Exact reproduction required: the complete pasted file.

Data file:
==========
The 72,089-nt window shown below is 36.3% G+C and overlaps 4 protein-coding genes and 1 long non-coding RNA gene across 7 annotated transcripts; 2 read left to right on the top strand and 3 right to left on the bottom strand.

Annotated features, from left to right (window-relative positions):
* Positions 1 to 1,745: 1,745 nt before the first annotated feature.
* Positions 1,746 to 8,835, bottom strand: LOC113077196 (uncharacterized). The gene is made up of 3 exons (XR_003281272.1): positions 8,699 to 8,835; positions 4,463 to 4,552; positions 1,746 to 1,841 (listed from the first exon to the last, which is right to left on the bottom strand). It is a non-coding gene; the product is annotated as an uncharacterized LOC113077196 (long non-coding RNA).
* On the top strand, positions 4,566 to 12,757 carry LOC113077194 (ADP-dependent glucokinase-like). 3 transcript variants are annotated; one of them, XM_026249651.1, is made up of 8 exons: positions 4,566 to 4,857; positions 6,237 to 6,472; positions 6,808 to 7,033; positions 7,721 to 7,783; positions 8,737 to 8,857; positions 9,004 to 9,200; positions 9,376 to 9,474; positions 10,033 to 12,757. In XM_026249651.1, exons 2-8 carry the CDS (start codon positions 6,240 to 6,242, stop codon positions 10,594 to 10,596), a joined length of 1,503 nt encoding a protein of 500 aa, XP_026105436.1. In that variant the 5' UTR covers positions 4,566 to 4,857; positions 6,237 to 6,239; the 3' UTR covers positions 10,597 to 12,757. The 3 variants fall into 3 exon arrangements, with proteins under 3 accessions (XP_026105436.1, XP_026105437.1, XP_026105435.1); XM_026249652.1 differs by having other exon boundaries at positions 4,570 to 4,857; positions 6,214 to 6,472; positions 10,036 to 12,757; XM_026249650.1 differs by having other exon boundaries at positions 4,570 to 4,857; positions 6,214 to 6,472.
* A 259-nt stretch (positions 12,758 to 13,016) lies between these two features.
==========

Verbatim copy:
The 72,089-nt window shown below is 36.3% G+C and overlaps 4 protein-coding genes and 1 long non-coding RNA gene across 7 annotated transcripts; 2 read left to right on the top strand and 3 right to left on the bottom strand.

Annotated features, from left to right (window-relative positions):
* Positions 1 to 1,745: 1,745 nt before the first annotated feature.
* Positions 1,746 to 8,835, bottom strand: LOC113077196 (uncharacterized). The gene is made up of 3 exons (XR_003281272.1): positions 8,699 to 8,835; positions 4,463 to 4,552; positions 1,746 to 1,841 (listed from the first exon to the last, which is right to left on the bottom strand). It is a non-coding gene; the product is annotated as an uncharacterized LOC113077196 (long non-coding RNA).
* On the top strand, positions 4,566 to 12,757 carry LOC113077194 (ADP-dependent glucokinase-like). 3 transcript variants are annotated; one of them, XM_026249651.1, is made up of 8 exons: positions 4,566 to 4,857; positions 6,237 to 6,472; positions 6,808 to 7,033; positions 7,721 to 7,783; positions 8,737 to 8,857; positions 9,004 to 9,200; positions 9,376 to 9,474; positions 10,033 to 12,757. In XM_026249651.1, exons 2-8 carry the CDS (start codon positions 6,240 to 6,242, stop codon positions 10,594 to 10,596), a joined length of 1,503 nt encoding a protein of 500 aa, XP_026105436.1. In that variant the 5' UTR covers positions 4,566 to 4,857; positions 6,237 to 6,239; the 3' UTR covers positions 10,597 to 12,757. The 3 variants fall into 3 exon arrangements, with proteins under 3 accessions (XP_026105436.1, XP_026105437.1, XP_026105435.1); XM_026249652.1 differs by having other exon boundaries at positions 4,570 to 4,857; positions 6,214 to 6,472; positions 10,036 to 12,757; XM_026249650.1 differs by having other exon boundaries at positions 4,570 to 4,857; positions 6,214 to 6,472.
* A 259-nt stretch (positions 12,758 to 13,016) lies between these two features.